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Nathaniel Crawford
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Professional Trader.
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Black Swan Insights
  • Voltaire, The Market and the Danger of Optimism 1 comment
    Jul 3, 2009 8:52 PM


    In Voltaire’s Candide, Dr. Pangloss is a tutor to an aristocratic family where he teaches his pupil Candide “all is for the best in the best of all possible worlds.” Pangloss is the perennial optimist, who always has a positive outlook on life, no matter what tragedy may befall him or society. He can even see the benefit of New World syphilis (which he contracts), saying that it was really a good thing since had Columbus not discovered America, we would never have had the pleasure of chocolate! Throughout the novel, Dr. Pangloss suffers many hardships, which includes nearly being hanged by the Inquisition after the Lisbon earthquake. However, this never deters him from boundless optimism. 
    Voltaire’s work prompts me to ponder about the unswerving optimism these days, which is expressed by assorted pundits and gurus of the stock market about the dangers of this false optimism on society. It seems that in America we suffer from a panglossian attitude toward life, the economy, and especially the stock market. We naively believe that the all is well and that the future will be better than the past. We elect politicians who craft simplistic slogans like “change” and “hope.” No doubt optimism can be a positive emotion, but for investors it can be a dangerous proposition.    
               Let’s go back to the summer of 2007 when the sub-prime crisis began and the securitization market shut down. At this time, everyone knew that the housing market was in decline and that it would have a ripple effect on the US economy and the stock market. You would think that the market would have started to decline as investors worried about the future. Your logic would be correct, but you would have lost money as the stock market went on to hit new highs by October with the Dow surpassing 14,000 for the first time. Why were investors optimistic? At the time, the argument was circulating that subprime was “contained” and would not impact the larger economy. It was not just investors who believed this; Fed Chairman Ben Bernanke and Tresury Secretary Hank Paulson both subscribed to this theory and went around giving speeches propagating this myth. The only skeptics of the “goldilocks theory” were a few hedge fund managers like Hugh Hendry of Eclectica. who predicted that the economy was in real peril. However, they were easily dismissed as “doomsayers” and “perma-bears,” who were irresponsible and wrong.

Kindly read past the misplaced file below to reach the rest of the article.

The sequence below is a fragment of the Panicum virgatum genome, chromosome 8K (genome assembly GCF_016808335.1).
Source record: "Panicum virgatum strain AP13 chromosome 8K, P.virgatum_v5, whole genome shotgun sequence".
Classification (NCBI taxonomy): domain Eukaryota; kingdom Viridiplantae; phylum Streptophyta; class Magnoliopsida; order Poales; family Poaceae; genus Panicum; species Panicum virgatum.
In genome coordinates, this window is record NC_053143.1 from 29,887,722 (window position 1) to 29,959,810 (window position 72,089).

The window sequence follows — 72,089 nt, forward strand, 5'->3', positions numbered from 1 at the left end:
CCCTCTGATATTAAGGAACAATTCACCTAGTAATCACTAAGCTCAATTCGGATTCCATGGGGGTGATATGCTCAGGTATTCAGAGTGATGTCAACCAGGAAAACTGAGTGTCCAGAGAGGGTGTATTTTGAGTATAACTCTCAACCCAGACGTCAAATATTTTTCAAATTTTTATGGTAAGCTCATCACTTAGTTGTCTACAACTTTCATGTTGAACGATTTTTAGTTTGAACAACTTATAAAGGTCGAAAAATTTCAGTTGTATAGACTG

As we transitioned into 2008, market conditions continued to deteriorate as the housing correction affected other industries such as financial institutions and consumer companies. In March, Bear Stearns collapsed but was rescued by the Federal Reserve, which organized a shotgun marriage between JP Morgan and Bear Stearns. For a while, investors were unnerved, but they were quickly brought back into the optimist club by pundits (Jim Cramer) and politicians (Paulson) who boldly proclaimed that this was the bottom; the economy would swiftly rebound in the second half of 2008, even though facts like job losses, falling home prices, troubled banks indicated the opposite. This false optimism fueled investor appetite for cyclical and commodity related stocks. The euphoria grew as oil topped $140 on the belief that global demand was strong and that the US economy would have strong growth in late 2008. Even the nationalization of Fannie Mae and Freddie Mac could not dampen investor enthusiasm. Every time the government intervened, markets soared as investors brushed aside warning clouds and instead looked to the future for optimism and hope. Not until the collapse of Lehman Brothers and AIG did the market finally come to the realization that all was not well with the economy. In early October, the market began to crash as investors woke up to the fact that the economy was suffering a serious crisis.